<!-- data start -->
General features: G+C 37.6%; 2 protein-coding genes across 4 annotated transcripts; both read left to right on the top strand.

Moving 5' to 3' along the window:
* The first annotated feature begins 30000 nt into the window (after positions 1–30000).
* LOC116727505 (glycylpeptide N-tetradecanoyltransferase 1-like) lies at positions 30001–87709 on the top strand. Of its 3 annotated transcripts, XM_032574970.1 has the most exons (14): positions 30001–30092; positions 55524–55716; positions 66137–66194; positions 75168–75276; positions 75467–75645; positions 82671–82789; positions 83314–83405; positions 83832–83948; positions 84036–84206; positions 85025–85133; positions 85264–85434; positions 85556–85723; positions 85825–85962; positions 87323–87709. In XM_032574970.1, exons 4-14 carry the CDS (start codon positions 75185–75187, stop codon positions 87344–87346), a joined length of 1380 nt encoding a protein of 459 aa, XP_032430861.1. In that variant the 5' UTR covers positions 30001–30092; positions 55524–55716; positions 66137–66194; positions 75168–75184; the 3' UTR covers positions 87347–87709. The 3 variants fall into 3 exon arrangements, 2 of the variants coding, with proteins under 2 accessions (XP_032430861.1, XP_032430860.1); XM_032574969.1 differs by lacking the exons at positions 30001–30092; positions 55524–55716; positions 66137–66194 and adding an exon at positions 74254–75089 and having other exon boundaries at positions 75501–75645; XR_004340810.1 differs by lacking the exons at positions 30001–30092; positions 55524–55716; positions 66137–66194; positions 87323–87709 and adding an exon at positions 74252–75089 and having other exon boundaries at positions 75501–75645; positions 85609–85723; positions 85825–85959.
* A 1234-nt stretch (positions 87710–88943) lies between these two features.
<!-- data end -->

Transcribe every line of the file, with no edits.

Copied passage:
General features: G+C 37.6%; 2 protein-coding genes across 4 annotated transcripts; both read left to right on the top strand.

Moving 5' to 3' along the window:
* The first annotated feature begins 30000 nt into the window (after positions 1–30000).
* LOC116727505 (glycylpeptide N-tetradecanoyltransferase 1-like) lies at positions 30001–87709 on the top strand. Of its 3 annotated transcripts, XM_032574970.1 has the most exons (14): positions 30001–30092; positions 55524–55716; positions 66137–66194; positions 75168–75276; positions 75467–75645; positions 82671–82789; positions 83314–83405; positions 83832–83948; positions 84036–84206; positions 85025–85133; positions 85264–85434; positions 85556–85723; positions 85825–85962; positions 87323–87709. In XM_032574970.1, exons 4-14 carry the CDS (start codon positions 75185–75187, stop codon positions 87344–87346), a joined length of 1380 nt encoding a protein of 459 aa, XP_032430861.1. In that variant the 5' UTR covers positions 30001–30092; positions 55524–55716; positions 66137–66194; positions 75168–75184; the 3' UTR covers positions 87347–87709. The 3 variants fall into 3 exon arrangements, 2 of the variants coding, with proteins under 2 accessions (XP_032430861.1, XP_032430860.1); XM_032574969.1 differs by lacking the exons at positions 30001–30092; positions 55524–55716; positions 66137–66194 and adding an exon at positions 74254–75089 and having other exon boundaries at positions 75501–75645; XR_004340810.1 differs by lacking the exons at positions 30001–30092; positions 55524–55716; positions 66137–66194; positions 87323–87709 and adding an exon at positions 74252–75089 and having other exon boundaries at positions 75501–75645; positions 85609–85723; positions 85825–85959.
* A 1234-nt stretch (positions 87710–88943) lies between these two features.